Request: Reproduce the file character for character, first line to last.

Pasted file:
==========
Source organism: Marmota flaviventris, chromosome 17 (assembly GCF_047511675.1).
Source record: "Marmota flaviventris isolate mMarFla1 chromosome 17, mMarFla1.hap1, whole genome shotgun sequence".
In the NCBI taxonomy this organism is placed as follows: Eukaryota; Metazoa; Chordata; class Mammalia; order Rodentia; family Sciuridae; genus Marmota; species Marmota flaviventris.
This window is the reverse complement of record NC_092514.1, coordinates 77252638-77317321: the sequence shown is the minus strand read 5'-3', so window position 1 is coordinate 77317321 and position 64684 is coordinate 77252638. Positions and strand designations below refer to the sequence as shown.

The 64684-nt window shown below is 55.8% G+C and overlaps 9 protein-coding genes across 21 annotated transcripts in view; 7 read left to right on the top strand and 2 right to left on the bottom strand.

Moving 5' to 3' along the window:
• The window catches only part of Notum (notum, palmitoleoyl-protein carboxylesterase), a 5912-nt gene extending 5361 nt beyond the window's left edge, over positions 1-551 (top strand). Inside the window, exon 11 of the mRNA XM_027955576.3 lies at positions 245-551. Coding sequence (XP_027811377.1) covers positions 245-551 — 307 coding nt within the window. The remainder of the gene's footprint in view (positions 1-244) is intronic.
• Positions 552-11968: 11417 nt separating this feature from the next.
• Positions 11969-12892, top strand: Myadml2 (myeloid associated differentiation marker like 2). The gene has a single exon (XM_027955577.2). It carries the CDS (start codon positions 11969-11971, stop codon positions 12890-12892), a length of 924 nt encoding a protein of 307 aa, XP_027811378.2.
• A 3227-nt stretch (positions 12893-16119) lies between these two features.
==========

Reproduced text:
Source organism: Marmota flaviventris, chromosome 17 (assembly GCF_047511675.1).
Source record: "Marmota flaviventris isolate mMarFla1 chromosome 17, mMarFla1.hap1, whole genome shotgun sequence".
In the NCBI taxonomy this organism is placed as follows: Eukaryota; Metazoa; Chordata; class Mammalia; order Rodentia; family Sciuridae; genus Marmota; species Marmota flaviventris.
This window is the reverse complement of record NC_092514.1, coordinates 77252638-77317321: the sequence shown is the minus strand read 5'-3', so window position 1 is coordinate 77317321 and position 64684 is coordinate 77252638. Positions and strand designations below refer to the sequence as shown.

The 64684-nt window shown below is 55.8% G+C and overlaps 9 protein-coding genes across 21 annotated transcripts in view; 7 read left to right on the top strand and 2 right to left on the bottom strand.

Moving 5' to 3' along the window:
• The window catches only part of Notum (notum, palmitoleoyl-protein carboxylesterase), a 5912-nt gene extending 5361 nt beyond the window's left edge, over positions 1-551 (top strand). Inside the window, exon 11 of the mRNA XM_027955576.3 lies at positions 245-551. Coding sequence (XP_027811377.1) covers positions 245-551 — 307 coding nt within the window. The remainder of the gene's footprint in view (positions 1-244) is intronic.
• Positions 552-11968: 11417 nt separating this feature from the next.
• Positions 11969-12892, top strand: Myadml2 (myeloid associated differentiation marker like 2). The gene has a single exon (XM_027955577.2). It carries the CDS (start codon positions 11969-11971, stop codon positions 12890-12892), a length of 924 nt encoding a protein of 307 aa, XP_027811378.2.
• A 3227-nt stretch (positions 12893-16119) lies between these two features.